by the parties. [Doc. # 22-1]. The Court adopts this
stipulation and incorporates it by reference herein.
The ALJ's Decision
Commissioner must follow a sequential evaluation process for
assessing disability claims. The five steps of this process
are as follows: (1) the Commissioner considers whether the
claimant is currently engaged in substantial gainful
activity; (2) if not, the Commissioner considers whether the
claimant has a “severe impairment” which limits
his or her mental or physical ability to do basic work
activities; (3) if the claimant has a “severe
impairment, ” the Commissioner must ask whether, based
solely on the medical evidence, the claimant has an
impairment which “meets or equals” an impairment
listed in Appendix 1 of the regulations (the Listings). If
so, and it meets the durational requirements, the
Commissioner will consider the claimant disabled, without
considering vocational factors such as age, education, and
work experience; (4) if not, the Commissioner then asks
whether, despite the claimant's severe impairment, he or
she has the residual functional capacity to perform his or
her past work; and (5) if the claimant is unable to perform
his or her past work, the Commissioner then determines
whether there is other work in the national economy which the
claimant can perform. 20 C.F.R. § 416.920(a)(4)(i)-(v).
The claimant bears the burden of proof on the first four
steps, while the Commissioner bears the burden of proof on
the final step. McIntyre v. Colvin, 758 F.3d 146,
149 (2d Cir. 2014).
case, at Step One, the ALJ found that Plaintiff has not
engaged in substantial gainful activity since April 9, 2014,
the application date. (R. 19). At Step Two, the ALJ found
Plaintiff has the following severe impairments: plantar
fasciitis; obesity; rotator cuff tear; and anxiety disorder.
(R. 18-19.). At Step Three, the ALJ found that these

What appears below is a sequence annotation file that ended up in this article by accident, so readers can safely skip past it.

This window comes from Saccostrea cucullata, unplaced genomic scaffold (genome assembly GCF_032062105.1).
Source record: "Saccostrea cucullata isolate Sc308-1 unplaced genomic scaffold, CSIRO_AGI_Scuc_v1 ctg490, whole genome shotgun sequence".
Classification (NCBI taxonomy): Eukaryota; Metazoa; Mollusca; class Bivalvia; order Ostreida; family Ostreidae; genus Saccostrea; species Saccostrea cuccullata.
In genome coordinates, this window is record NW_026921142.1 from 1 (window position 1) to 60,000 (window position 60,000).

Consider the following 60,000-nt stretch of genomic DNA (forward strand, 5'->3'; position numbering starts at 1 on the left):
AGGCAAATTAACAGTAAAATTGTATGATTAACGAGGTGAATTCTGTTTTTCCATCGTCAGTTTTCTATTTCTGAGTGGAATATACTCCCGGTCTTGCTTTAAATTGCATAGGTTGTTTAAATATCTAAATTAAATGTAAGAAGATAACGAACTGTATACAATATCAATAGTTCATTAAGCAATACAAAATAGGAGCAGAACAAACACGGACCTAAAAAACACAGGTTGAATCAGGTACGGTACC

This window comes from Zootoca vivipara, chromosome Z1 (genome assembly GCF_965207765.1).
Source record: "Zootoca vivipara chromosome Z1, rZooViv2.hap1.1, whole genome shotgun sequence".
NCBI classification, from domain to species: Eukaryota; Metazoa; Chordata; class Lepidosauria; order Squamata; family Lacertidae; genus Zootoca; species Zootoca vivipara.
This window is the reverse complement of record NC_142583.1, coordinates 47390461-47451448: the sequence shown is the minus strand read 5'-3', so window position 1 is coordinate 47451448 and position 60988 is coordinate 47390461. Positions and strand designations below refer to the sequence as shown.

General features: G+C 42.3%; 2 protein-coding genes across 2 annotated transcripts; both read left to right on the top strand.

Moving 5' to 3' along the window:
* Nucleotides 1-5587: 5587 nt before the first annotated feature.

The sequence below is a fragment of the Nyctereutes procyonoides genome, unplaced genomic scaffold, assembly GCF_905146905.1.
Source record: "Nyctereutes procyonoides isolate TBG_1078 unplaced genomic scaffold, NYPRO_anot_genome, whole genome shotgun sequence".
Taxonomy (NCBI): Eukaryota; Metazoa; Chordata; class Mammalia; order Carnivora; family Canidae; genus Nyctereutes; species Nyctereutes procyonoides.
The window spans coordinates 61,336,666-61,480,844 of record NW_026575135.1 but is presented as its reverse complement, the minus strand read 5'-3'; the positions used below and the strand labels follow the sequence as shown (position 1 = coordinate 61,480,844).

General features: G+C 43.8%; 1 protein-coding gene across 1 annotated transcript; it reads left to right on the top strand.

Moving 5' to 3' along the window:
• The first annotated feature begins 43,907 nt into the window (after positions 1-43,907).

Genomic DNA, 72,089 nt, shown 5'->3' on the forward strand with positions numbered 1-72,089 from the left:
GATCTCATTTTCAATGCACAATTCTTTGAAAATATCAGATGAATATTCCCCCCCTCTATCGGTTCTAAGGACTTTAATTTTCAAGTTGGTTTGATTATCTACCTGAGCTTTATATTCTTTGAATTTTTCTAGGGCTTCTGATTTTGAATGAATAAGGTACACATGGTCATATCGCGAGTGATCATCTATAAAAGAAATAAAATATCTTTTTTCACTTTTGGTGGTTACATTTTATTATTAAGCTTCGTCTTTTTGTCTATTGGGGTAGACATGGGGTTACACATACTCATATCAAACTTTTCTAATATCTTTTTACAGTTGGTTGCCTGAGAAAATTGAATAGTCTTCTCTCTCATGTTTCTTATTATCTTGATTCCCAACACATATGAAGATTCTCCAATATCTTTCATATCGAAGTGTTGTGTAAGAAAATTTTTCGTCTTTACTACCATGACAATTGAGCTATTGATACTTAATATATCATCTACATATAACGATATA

impairments, alone or in combination, do not meet or equal
the severity of one of the listed impairments. (R. 19). The
ALJ then found that Plaintiff retains the following residual
Plaintiff can perform light work except she is able to stand
and/or walk two to four hours and sit for six hours; she
requires a sit/stand option defined as sitting for 30
minutes, alternate to standing position for three minutes,
and then resume sitting. She may never climb ladders, ropes,
scaffolds, or stairs but may occasionally climb ramps, and
may occasionally balance, stoop and crouch with no ability to
kneel or crawl. She may frequently handle and finger, but can
perform no overhead reaching with the right upper extremity.
She should not work with exposure to temperature extremes.
She is able to perform simple, routine, repetitive tasks and
is able to sustain concentration, persistence, or pace for
two-hour segments with brief and superficial interaction with
coworkers and no interaction with the public.
(R. 21). At Step Four, the ALJ found Plaintiff has no past
relevant work. (R. 26). Finally, at Step Five, the ALJ relied
on the testimony of the vocational expert to conclude that
there are jobs in significant numbers in the national economy
Plaintiff can perform. (R. 26). Accordingly, the ALJ found
Plaintiff to be not disabled.
Plaintiff arrived for the September 13, 2016 hearing, she was
unaccompanied by an attorney. The ALJ acknowledged Plaintiff
was unrepresented, and the following dialogue occurred:
ALJ: Now before we go forward, Ms.
Chmielewski, I do have to note for the record that you do you
not have a ...